Evidence-Based Complementary and Alternative Medicine

Evidence-Based Complementary and Alternative Medicine / 2021 / Article

Review Article | Open Access

Volume 2021 |Article ID 5591573 | https://doi.org/10.1155/2021/5591573

Lixin Wang, Xu Zuo, Zhuoer Ouyang, Ping Qiao, Fang Wang, "A Systematic Review of Antiaging Effects of 23 Traditional Chinese Medicines", Evidence-Based Complementary and Alternative Medicine, vol. 2021, Article ID 5591573, 13 pages, 2021. https://doi.org/10.1155/2021/5591573

A Systematic Review of Antiaging Effects of 23 Traditional Chinese Medicines

Academic Editor: Wen-Bin Shang
Received03 Mar 2021
Revised13 Apr 2021
Accepted28 Apr 2021
Published17 May 2021

Abstract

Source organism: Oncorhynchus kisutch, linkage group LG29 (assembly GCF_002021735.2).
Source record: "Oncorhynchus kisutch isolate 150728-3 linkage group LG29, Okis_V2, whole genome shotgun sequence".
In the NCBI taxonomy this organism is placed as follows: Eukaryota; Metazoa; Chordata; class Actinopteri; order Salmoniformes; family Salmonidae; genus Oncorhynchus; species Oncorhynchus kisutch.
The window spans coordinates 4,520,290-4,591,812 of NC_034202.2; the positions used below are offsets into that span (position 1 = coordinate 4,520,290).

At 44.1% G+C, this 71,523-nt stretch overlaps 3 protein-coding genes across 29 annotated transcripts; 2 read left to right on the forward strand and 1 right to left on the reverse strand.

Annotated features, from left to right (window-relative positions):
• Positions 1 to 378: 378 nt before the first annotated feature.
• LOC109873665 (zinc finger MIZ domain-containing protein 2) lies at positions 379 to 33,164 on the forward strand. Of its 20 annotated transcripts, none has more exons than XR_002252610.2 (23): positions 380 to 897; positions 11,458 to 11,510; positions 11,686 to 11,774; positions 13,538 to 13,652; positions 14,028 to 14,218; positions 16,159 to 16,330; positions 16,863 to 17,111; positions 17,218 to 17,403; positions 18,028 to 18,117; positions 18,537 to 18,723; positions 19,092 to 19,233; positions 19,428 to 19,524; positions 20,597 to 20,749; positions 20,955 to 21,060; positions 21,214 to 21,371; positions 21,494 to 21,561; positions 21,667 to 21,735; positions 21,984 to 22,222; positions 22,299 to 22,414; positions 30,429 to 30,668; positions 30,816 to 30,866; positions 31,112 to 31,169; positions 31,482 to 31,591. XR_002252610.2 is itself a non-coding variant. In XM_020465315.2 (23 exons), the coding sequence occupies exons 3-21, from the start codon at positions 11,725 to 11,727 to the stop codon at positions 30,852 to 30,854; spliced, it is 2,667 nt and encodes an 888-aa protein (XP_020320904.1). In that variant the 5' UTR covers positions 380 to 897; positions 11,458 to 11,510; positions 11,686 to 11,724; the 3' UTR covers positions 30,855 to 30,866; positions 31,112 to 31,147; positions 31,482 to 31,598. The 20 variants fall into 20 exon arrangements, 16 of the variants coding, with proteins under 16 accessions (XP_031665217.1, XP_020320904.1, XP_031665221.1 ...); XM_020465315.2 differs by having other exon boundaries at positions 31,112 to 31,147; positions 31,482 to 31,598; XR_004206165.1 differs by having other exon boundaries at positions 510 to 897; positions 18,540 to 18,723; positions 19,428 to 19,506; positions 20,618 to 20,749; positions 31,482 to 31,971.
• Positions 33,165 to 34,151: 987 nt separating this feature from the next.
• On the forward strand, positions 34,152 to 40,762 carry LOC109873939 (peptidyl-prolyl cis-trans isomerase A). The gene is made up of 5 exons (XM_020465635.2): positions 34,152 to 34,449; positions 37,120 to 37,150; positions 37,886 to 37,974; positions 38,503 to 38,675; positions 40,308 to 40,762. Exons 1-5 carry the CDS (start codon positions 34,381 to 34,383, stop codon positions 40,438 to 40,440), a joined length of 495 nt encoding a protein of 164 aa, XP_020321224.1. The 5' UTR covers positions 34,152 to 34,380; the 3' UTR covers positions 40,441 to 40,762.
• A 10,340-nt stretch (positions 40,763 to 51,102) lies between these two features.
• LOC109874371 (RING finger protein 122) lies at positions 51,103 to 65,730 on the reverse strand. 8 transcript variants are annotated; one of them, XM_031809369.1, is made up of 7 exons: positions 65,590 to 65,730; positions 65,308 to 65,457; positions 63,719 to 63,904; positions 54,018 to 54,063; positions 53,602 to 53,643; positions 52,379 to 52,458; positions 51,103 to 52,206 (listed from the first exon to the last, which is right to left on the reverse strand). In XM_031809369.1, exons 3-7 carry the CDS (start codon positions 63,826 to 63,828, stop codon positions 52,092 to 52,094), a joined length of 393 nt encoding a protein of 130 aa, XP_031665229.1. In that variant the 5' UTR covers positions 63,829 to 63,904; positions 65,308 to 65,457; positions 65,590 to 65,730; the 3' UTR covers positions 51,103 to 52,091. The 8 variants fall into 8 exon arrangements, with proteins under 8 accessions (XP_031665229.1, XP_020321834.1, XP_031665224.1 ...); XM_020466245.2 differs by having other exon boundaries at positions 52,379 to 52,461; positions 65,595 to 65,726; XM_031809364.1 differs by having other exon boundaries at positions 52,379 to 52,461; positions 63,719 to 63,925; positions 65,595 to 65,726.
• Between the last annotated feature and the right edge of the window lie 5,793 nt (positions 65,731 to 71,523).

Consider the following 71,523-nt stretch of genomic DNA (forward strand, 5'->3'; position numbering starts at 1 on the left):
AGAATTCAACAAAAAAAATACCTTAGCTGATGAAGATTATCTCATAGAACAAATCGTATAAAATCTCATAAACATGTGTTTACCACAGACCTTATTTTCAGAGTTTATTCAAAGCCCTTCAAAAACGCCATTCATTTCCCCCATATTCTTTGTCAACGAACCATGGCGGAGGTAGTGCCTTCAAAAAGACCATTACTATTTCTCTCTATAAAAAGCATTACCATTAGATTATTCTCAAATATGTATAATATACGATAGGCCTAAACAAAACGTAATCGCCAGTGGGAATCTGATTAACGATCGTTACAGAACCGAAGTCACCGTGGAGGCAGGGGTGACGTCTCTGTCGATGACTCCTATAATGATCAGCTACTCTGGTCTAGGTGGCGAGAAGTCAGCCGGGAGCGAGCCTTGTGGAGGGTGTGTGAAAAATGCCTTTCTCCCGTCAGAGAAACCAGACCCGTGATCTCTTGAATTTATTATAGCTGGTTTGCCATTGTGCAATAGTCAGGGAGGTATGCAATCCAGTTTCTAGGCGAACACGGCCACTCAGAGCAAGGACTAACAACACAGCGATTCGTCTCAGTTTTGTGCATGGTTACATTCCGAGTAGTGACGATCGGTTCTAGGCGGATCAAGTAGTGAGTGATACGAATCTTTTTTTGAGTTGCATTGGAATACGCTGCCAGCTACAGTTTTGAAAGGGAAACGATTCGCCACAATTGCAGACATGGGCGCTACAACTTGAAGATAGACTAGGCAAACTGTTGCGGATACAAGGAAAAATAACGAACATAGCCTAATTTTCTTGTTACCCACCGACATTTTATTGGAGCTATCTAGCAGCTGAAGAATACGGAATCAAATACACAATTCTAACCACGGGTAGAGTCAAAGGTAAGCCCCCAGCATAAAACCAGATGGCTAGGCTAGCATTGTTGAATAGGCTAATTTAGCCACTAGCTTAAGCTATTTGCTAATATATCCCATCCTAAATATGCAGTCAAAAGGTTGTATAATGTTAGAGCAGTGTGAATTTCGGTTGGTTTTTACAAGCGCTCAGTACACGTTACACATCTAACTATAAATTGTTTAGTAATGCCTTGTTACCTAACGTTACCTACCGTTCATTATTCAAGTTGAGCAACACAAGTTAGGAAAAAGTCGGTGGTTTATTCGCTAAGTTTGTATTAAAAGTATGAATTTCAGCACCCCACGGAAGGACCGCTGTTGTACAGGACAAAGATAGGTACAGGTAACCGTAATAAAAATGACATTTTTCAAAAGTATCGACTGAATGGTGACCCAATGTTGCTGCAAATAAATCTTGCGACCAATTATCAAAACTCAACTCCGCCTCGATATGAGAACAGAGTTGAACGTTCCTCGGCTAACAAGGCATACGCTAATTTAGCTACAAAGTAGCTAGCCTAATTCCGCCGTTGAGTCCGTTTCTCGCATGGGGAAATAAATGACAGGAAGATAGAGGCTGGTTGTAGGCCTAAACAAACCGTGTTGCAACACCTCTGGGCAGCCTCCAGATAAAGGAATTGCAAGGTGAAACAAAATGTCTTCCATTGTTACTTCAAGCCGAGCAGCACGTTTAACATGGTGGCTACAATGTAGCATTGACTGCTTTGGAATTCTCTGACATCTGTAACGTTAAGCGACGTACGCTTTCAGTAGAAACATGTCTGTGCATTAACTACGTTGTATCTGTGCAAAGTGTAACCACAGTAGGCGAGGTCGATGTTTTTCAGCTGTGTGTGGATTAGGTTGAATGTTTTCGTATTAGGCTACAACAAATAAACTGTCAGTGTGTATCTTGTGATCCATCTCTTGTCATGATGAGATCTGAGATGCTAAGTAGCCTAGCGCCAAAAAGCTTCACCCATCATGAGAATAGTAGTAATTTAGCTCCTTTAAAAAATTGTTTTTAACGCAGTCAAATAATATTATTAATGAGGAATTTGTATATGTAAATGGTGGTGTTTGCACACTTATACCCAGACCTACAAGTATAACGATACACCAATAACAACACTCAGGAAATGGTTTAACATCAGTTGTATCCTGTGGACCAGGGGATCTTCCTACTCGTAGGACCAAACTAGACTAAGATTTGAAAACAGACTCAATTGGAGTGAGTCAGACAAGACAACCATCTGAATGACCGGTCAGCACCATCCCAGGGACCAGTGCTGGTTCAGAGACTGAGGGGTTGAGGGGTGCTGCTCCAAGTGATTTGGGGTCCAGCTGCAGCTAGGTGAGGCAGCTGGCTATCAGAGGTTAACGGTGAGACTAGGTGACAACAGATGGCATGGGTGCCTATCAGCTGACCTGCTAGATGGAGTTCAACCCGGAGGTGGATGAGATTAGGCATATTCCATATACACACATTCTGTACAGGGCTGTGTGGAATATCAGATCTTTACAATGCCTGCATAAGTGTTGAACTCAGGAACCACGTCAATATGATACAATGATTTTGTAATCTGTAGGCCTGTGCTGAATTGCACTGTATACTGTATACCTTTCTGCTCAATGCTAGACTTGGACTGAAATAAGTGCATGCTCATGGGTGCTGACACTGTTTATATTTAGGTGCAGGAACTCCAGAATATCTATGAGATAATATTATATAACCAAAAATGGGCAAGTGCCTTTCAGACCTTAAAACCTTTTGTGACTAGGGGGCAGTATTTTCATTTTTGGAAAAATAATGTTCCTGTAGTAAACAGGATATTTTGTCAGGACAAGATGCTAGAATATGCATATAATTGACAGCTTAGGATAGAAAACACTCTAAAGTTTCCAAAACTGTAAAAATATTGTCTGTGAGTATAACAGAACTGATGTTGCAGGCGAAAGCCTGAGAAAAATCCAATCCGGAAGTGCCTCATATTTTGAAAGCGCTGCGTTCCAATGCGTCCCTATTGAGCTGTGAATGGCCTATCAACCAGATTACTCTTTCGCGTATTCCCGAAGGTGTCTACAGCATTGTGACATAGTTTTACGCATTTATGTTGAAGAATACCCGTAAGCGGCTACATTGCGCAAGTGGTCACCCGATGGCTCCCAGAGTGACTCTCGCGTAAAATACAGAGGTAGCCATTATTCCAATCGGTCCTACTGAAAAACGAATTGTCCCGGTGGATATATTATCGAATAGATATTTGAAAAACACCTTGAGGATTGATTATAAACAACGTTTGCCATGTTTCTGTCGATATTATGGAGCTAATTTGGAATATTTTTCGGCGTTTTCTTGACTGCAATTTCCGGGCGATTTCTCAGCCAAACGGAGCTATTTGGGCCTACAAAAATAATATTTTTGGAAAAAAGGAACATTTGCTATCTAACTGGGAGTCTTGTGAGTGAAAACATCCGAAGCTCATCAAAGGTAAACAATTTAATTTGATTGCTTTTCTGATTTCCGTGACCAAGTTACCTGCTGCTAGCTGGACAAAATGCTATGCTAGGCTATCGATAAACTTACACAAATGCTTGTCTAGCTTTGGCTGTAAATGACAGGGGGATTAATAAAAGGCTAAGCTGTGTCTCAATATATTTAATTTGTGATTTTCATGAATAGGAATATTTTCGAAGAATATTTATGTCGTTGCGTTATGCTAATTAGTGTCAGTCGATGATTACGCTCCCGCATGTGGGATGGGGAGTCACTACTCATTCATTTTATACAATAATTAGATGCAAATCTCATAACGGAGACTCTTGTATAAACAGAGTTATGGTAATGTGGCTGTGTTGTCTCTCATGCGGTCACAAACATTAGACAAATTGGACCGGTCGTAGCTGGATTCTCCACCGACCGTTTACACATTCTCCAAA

Background. Aging is an inevitable stage of body development. At the same time, aging is a major cause of cancer, cardiovascular disease, and neurodegenerative diseases. Chinese herbal medicine is a natural substance that can effectively delay aging and is expected to be developed as antiaging drugs in the future. Aim of the review. This paper reviews the antiaging effects of 23 traditional Chinese herbal medicines or their active components. Materials and methods. We reviewed the literature published in the last five years on Chinese herbal medicines or their active ingredients and their antiaging role obtained through the following databases: PubMed, EMBASE, Scopus, and Web of Science. Results. A total of 2485 papers were found, and 212 papers were screened after removing the duplicates and reading the titles. Twenty-three studies met the requirements of this review and were included. Among these studies, 13 articles used Caenorhabditis elegans as the animal model, and 10 articles used other animal models or cell lines. Conclusion. Chinese herbal medicines or their active components play an antiaging role by regulating genes related to aging through a variety of signaling pathways. Chinese herbal medicines are expected to be developed as antiaging drugs or used in the medical cosmetology industry.